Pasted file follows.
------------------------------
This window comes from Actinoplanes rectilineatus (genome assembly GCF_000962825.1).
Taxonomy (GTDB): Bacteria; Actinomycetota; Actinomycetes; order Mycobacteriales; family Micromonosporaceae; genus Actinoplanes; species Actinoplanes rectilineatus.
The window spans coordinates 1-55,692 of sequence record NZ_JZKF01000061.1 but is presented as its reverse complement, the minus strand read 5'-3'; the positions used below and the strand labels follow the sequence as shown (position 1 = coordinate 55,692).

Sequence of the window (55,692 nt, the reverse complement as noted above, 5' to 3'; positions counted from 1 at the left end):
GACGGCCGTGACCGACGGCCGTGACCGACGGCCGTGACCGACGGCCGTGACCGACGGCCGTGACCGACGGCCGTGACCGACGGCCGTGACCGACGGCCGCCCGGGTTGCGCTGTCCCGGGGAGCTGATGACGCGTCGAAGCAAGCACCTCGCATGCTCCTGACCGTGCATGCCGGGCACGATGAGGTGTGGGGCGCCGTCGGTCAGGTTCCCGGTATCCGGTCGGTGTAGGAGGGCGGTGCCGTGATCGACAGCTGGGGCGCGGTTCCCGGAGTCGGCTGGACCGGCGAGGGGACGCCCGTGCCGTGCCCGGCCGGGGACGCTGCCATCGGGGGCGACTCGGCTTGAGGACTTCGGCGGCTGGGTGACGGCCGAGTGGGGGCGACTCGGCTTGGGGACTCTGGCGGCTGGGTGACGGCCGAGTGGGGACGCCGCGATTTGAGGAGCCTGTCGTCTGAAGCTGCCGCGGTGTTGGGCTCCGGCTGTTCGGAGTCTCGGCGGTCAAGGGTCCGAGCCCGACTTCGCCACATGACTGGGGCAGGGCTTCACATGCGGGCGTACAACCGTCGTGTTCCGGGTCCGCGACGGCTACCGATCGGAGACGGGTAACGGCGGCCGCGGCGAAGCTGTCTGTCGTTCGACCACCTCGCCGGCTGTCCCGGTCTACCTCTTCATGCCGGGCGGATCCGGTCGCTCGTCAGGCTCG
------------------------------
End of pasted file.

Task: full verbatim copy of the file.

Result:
This window comes from Actinoplanes rectilineatus (genome assembly GCF_000962825.1).
Taxonomy (GTDB): Bacteria; Actinomycetota; Actinomycetes; order Mycobacteriales; family Micromonosporaceae; genus Actinoplanes; species Actinoplanes rectilineatus.
The window spans coordinates 1-55,692 of sequence record NZ_JZKF01000061.1 but is presented as its reverse complement, the minus strand read 5'-3'; the positions used below and the strand labels follow the sequence as shown (position 1 = coordinate 55,692).

Sequence of the window (55,692 nt, the reverse complement as noted above, 5' to 3'; positions counted from 1 at the left end):
GACGGCCGTGACCGACGGCCGTGACCGACGGCCGTGACCGACGGCCGTGACCGACGGCCGTGACCGACGGCCGTGACCGACGGCCGTGACCGACGGCCGCCCGGGTTGCGCTGTCCCGGGGAGCTGATGACGCGTCGAAGCAAGCACCTCGCATGCTCCTGACCGTGCATGCCGGGCACGATGAGGTGTGGGGCGCCGTCGGTCAGGTTCCCGGTATCCGGTCGGTGTAGGAGGGCGGTGCCGTGATCGACAGCTGGGGCGCGGTTCCCGGAGTCGGCTGGACCGGCGAGGGGACGCCCGTGCCGTGCCCGGCCGGGGACGCTGCCATCGGGGGCGACTCGGCTTGAGGACTTCGGCGGCTGGGTGACGGCCGAGTGGGGGCGACTCGGCTTGGGGACTCTGGCGGCTGGGTGACGGCCGAGTGGGGACGCCGCGATTTGAGGAGCCTGTCGTCTGAAGCTGCCGCGGTGTTGGGCTCCGGCTGTTCGGAGTCTCGGCGGTCAAGGGTCCGAGCCCGACTTCGCCACATGACTGGGGCAGGGCTTCACATGCGGGCGTACAACCGTCGTGTTCCGGGTCCGCGACGGCTACCGATCGGAGACGGGTAACGGCGGCCGCGGCGAAGCTGTCTGTCGTTCGACCACCTCGCCGGCTGTCCCGGTCTACCTCTTCATGCCGGGCGGATCCGGTCGCTCGTCAGGCTCG